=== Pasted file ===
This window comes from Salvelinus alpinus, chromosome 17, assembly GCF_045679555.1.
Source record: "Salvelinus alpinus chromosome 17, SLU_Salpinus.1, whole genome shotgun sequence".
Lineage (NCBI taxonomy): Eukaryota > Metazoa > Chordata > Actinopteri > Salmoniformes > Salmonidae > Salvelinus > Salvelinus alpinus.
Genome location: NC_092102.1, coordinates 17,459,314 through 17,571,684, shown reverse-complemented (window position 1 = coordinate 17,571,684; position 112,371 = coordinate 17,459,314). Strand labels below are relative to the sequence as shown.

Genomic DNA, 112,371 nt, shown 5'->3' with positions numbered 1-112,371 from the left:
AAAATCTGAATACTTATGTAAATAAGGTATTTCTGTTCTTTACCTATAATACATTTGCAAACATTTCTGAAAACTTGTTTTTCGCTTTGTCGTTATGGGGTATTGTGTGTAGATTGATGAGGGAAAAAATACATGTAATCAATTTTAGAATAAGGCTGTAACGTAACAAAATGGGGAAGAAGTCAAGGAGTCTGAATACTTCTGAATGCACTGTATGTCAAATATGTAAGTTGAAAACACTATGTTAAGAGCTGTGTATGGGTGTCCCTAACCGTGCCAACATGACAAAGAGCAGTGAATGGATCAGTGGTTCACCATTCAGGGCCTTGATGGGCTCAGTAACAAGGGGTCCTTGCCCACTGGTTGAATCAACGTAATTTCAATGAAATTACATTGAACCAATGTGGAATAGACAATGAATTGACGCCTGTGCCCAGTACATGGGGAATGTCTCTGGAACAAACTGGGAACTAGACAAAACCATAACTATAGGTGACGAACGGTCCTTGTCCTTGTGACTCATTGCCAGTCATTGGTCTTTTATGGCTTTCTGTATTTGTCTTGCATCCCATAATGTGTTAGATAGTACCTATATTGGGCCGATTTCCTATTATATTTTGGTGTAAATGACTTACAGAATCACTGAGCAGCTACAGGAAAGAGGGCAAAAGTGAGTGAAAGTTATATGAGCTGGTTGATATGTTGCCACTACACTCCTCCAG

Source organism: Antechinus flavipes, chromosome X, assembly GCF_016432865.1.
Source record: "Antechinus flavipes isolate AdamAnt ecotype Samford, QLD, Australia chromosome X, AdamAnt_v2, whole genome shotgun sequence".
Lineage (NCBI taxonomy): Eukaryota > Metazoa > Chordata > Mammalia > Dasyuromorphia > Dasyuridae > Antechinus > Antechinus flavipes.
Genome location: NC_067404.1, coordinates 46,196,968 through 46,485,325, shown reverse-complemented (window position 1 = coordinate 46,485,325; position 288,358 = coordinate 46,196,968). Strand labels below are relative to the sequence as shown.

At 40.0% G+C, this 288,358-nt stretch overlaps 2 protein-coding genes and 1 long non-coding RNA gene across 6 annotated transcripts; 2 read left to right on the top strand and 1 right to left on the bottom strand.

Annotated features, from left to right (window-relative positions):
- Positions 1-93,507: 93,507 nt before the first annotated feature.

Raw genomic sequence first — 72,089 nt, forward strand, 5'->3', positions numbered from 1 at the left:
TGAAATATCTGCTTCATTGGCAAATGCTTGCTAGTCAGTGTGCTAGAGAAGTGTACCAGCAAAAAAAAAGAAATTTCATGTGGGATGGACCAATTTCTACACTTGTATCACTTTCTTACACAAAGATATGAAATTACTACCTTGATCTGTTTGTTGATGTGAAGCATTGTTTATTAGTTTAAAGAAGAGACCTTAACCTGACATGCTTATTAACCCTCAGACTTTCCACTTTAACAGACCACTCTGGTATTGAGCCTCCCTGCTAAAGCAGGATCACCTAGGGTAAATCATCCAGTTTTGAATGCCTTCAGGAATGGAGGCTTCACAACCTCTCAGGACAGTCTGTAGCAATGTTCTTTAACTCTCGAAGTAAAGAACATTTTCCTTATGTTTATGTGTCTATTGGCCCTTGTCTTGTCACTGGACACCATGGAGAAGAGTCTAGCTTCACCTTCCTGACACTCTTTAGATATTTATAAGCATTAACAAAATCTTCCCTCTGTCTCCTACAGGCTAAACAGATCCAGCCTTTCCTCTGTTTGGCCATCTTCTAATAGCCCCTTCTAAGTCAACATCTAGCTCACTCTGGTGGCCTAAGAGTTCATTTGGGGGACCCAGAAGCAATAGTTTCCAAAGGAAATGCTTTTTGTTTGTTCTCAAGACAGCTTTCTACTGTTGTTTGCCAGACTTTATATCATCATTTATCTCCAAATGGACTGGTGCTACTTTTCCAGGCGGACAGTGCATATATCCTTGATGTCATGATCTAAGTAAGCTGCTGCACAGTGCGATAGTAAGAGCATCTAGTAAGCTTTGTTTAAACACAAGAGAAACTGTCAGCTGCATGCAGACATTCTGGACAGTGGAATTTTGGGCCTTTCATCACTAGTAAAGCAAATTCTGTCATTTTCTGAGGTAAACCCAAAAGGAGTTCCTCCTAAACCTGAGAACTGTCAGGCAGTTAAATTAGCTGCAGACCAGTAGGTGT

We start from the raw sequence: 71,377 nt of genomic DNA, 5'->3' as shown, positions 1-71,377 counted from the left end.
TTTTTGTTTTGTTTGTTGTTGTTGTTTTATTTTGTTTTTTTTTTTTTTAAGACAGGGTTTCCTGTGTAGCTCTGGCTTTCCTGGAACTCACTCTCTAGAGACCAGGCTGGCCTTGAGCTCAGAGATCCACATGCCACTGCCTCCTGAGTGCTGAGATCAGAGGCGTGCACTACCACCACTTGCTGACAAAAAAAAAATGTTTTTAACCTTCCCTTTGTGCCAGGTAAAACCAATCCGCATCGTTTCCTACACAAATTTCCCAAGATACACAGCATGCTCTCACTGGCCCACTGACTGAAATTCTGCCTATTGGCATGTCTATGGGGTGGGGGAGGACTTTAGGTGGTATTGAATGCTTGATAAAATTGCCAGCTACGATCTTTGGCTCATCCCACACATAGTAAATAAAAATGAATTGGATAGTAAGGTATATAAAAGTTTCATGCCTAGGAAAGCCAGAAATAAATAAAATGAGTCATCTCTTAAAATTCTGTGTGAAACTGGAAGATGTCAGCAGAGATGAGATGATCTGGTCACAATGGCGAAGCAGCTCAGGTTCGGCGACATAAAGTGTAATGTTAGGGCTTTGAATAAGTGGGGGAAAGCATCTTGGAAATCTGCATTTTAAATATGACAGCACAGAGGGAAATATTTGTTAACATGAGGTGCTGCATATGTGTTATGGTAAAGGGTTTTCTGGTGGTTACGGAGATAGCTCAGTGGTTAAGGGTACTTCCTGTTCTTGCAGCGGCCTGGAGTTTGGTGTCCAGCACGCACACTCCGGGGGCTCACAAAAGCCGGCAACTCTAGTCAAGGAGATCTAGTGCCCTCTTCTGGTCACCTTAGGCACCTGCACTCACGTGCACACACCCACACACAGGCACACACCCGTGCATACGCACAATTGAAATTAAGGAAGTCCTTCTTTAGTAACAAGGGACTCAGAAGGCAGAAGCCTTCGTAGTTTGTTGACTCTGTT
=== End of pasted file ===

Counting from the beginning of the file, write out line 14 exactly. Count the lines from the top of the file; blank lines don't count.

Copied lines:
Raw genomic sequence first — 72,089 nt, forward strand, 5'->3', positions numbered from 1 at the left: